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Free Trade

As a former negotiator on trade for Canada at GATT, I am keenly aware that it is the “fine print” that is important if we are to judge the advantages or disadvantages of the Free Trade deal. Especially is this true of non-tariff barriers.

From what I have read, the terms of the agreement seem to be a retrograde step when perceived in terms of the aims of GATT: to guarantee equality of trading opportunity among all trading nations on a global rather than a regional basis; to abolish import quotas and countervail duties, exchange controls and preferences; to provide machinery for general tariff reductions and removal of non-tariff trade restrictions; to curb the restrictive practices of monopolies and cartels and other measures hampering the free flow of trade between nations.

The agreement reached between the USA and Canada is continentalist and addressed primarily to American trading interests. The machinery for settling disputes is to be based on American Trade Laws, not GATT rules, in which aggregate concessions gained in bilateral negotiations are supposed to be generalized to the same products from all participants in GATT, under the Most-Favoured-Nations rule.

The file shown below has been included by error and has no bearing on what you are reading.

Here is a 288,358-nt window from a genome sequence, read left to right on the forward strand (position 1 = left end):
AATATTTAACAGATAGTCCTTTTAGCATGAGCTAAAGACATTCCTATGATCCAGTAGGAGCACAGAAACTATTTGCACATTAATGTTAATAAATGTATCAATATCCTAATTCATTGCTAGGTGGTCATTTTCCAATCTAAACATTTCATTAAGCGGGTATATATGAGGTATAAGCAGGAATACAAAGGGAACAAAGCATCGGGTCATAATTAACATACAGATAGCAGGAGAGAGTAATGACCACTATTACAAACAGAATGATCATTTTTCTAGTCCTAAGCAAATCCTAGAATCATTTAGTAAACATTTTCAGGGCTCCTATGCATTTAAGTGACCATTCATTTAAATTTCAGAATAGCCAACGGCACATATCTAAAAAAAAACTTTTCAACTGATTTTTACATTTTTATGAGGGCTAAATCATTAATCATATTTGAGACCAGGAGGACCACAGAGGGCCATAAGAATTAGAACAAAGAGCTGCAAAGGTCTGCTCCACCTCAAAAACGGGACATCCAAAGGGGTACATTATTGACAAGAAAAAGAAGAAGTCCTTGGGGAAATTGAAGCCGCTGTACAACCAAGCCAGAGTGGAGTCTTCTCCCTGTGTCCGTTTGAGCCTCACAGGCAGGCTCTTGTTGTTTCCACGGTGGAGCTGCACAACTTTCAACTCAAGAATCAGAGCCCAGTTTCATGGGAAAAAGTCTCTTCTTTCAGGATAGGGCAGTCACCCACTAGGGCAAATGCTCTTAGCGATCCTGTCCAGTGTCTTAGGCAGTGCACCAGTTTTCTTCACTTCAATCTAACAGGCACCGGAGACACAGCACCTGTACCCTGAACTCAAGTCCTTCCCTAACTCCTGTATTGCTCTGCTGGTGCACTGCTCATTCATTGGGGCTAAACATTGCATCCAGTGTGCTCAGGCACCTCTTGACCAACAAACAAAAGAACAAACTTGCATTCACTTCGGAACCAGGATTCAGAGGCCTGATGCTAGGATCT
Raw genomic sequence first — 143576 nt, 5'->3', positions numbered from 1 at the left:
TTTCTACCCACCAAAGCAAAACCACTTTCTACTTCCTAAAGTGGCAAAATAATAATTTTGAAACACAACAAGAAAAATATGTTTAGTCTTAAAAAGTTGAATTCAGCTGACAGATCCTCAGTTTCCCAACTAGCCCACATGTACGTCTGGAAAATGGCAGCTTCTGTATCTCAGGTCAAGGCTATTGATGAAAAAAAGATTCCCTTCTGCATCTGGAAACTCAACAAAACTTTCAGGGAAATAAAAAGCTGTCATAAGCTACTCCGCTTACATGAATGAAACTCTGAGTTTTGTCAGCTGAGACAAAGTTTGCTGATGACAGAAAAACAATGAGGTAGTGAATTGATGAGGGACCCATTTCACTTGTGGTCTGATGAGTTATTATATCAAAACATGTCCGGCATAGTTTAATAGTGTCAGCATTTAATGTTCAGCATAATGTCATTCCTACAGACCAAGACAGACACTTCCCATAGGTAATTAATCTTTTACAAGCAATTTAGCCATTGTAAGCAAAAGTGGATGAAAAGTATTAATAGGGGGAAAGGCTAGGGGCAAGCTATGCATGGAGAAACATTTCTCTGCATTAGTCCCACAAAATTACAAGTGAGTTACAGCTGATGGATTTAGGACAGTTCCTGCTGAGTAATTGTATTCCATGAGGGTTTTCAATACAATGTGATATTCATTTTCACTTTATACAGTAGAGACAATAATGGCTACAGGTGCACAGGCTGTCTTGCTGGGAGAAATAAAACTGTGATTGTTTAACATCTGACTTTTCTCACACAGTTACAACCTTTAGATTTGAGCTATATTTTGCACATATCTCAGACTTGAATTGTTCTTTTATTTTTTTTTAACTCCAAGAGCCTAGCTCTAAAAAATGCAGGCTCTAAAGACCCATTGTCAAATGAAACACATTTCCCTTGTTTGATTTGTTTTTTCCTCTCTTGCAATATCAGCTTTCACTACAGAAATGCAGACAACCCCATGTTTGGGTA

It is not the abolition of tariffs that is the challenge of the Canada-USA Free Trade accord. It is the actual new political coherence that others, as well as Canadians, see growing, with the USA as the unquestioned leader of a new economic bloc, working out its “manifest destiny” in its own interests. Gatt, on the other hand, offers, together with other international institutions like the IMF, the World Bank and the UN, a global approach more compatible with world interdependence. This results from the network of world communications and the increasing fluidity of world commerce and finance.

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